Since 1957 the ship has been part of the Independence Seaport Museum at Penn’s Landing in Philadelphia. With this transfer, the Olympia became the sole survivor of the U.S naval shipbuilding program from the 1880s and 1890s and the only surviving pre-dreadnaught protected cruiser in the world.
While the move to Independence Seaport Museum was in part because of the close proximity to the Philadelphia Naval Yard, it should be noted that the Olympia also had a strong connection to Pennsylvania as that is where its armor plating was produced.
Over the years members of the Naval Reserve Officer Training Corps from Villanova University and the University of Pennsylvania have acted as a maintenance crew, but time has not been kind to the once proud warship. It needed more than the midshipmen could provide. The last survivor of the U.S. Navy’s Spanish-American War fleet, the ship had been in serious need of much more major repairs in recent years. The steel-hulled ship has been in the water continuously since 1945. During that time there have been leaks in the hull, many of which have put the future of the ship in jeopardy.
In February 2010, museum officials announced that the Olympia needed $10 to $20 million for repairs to her hull to prevent her from sinking. When it was determined that the museum might not be able to support the efforts to save her, plans were even considered to scuttle the ship and make her into an artificial reef. However, public outcry helped save the Olympia.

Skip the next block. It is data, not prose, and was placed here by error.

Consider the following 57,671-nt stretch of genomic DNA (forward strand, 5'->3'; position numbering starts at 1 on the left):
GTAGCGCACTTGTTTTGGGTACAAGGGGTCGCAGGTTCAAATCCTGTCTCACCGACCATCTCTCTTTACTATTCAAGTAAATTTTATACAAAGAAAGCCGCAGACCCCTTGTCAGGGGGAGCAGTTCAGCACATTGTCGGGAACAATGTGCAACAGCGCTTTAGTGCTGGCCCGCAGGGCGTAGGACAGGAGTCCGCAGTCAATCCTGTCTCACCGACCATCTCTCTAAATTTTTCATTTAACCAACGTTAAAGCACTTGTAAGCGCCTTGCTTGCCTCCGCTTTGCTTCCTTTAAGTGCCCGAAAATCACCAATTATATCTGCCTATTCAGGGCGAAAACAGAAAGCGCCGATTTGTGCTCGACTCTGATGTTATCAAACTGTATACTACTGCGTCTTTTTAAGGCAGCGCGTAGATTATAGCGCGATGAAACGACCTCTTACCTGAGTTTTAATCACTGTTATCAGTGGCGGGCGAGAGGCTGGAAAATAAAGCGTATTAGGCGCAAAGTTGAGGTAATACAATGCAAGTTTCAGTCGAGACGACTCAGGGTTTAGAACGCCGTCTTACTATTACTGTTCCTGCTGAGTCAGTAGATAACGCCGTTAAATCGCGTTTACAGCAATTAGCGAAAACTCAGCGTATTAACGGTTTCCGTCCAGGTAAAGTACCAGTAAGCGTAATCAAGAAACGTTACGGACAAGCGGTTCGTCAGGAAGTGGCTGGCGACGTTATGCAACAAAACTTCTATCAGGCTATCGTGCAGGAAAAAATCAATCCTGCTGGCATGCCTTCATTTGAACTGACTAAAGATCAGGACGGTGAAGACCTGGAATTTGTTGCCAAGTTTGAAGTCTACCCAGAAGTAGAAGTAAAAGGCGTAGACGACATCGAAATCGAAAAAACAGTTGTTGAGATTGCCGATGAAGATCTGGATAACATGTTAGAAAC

The Seaport Museum held a preservation summit in March 2011 and announced that qualified interested organizations could apply for stewardship of the Olympia through a transfer application process vetted by a review panel of historic ship and preservation experts. By 2014, though, the museum reversed course and decided it would retain the ship and look to efforts to have her restored.
Various groups have stepped up to help raise the money, and interim efforts have been made to keep the ship open to the public while long-term plans are discussed.
“It didn’t look good, but thanks to an outpouring of support the ship was saved,” said Jesse Lebovics, director of historic ships at the Independence Seaport Museum. “Because of this the museum has taken a much closer look at our metrics, and we’ve seen that people really do want to save the Olympia.”